Then have I, in Latin a shoder-bone, Which that was of an holy Jewes shepe.

Good men, fay, take of my words kepe!

If this bone be washen in any well, If cow, or calfe, shepe, or oxe swell That any worm hath eaten, or hem strong, Take water of this well, and wash his tong.

And it is hole a-non: And furthermore, Of pockes, and scabs, and every sore Shall shepe be hole, that of this well Drinketh a draught: Take keep of that I tell!

If that the good man, that beasts oweth, Woll every day, ere the c.o.c.ke croweth, Fasting drink of this well, a draught, (As thilk holy Jew our elders taught) His beasts and his store shall multiplie: And sirs, also it healeth jealousie, For, though a man be fall in jealous rage, Let make with this Water his potage, And never shall he more his wife mistrist, Thughe, in sooth, the defaut by her wist: All had she taken priests two or three!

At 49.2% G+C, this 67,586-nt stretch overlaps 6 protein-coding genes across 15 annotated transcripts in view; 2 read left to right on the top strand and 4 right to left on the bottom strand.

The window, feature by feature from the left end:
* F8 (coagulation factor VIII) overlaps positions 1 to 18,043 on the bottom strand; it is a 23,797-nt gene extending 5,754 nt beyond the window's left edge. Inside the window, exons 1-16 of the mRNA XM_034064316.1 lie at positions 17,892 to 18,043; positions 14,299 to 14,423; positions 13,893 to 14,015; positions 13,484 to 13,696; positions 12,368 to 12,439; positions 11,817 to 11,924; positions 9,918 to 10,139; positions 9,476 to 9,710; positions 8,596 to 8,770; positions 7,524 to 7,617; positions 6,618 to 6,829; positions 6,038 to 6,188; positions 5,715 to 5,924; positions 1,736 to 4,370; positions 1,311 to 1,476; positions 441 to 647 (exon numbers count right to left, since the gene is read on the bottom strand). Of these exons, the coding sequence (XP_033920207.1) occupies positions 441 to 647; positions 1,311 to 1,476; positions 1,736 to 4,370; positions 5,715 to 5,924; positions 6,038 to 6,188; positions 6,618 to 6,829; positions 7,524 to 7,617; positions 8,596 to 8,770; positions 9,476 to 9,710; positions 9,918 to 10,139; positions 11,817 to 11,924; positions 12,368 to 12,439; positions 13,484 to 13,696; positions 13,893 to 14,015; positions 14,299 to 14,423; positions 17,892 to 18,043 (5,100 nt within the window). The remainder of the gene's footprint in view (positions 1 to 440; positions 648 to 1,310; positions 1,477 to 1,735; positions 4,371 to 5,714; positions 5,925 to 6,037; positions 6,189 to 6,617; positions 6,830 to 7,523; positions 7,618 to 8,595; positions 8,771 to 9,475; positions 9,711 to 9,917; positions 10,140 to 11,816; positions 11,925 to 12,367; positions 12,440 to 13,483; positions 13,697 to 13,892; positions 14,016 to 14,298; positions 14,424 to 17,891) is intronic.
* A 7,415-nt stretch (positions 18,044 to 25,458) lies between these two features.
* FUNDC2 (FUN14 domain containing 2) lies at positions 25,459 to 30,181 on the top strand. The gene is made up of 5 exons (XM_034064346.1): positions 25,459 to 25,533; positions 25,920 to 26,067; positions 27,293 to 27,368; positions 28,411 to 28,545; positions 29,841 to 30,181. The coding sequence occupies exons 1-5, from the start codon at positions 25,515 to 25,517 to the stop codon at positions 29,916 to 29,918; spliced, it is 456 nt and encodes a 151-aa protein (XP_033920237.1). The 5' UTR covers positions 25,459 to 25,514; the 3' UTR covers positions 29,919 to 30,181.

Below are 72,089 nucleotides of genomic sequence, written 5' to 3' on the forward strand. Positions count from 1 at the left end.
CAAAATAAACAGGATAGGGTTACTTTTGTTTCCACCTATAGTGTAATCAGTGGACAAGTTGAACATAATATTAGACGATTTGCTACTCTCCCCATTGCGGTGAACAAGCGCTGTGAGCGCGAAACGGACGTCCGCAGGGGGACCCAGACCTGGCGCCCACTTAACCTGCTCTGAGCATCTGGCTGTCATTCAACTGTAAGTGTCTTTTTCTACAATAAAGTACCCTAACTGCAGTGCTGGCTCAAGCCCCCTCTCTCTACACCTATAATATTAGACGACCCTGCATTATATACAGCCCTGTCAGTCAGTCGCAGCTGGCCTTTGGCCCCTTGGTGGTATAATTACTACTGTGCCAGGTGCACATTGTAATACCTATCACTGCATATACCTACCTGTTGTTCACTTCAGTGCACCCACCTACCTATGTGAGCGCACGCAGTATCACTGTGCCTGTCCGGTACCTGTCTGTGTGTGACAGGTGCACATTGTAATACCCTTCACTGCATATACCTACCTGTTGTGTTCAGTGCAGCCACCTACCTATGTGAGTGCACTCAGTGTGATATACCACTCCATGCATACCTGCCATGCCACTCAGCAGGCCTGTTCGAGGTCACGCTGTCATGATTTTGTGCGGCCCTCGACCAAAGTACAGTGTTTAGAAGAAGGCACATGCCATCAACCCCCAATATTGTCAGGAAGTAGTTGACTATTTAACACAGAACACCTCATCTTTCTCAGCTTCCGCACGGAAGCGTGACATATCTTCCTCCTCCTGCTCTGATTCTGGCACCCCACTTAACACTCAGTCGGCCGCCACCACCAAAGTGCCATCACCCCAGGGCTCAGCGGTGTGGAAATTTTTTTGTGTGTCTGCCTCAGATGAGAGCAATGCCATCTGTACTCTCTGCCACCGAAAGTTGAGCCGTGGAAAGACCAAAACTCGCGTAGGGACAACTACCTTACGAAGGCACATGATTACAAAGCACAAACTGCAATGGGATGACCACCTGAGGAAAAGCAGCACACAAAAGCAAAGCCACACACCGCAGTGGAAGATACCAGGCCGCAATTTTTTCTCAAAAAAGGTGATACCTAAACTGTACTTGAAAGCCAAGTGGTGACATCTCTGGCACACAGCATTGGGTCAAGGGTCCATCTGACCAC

Here is a mittaine eke, that ye may see.

He that has his hand well put in this mittaine; He shall have multiplying of his graine, When he hath sowen, be it wheat or otes; So that he offer good pens or grotes!

Those who would prefer the thoughts of this father of English poetry, in a modern dress, are referred to the elegant versions of him, by Dryden, Pope, and others, who have done ample justice to their ill.u.s.trious predecessor.

[Footnote 1: Life of Chaucer prefixed to Ogle's edition of that author modernized.]

[Footnote 2: Some biographers of Chaucer say, that pope Gregory IX. gave orders to the archbishop of Canterbury to summon him, and that when a synod was convened at St. Paul's, a quarrel happened between the bishop of London and the duke of Lancaster, concerning Wickliff's sitting down in their presence.]

[Footnote 3: Mr. Camden gives a particular description of this castle.]

LANGLAND.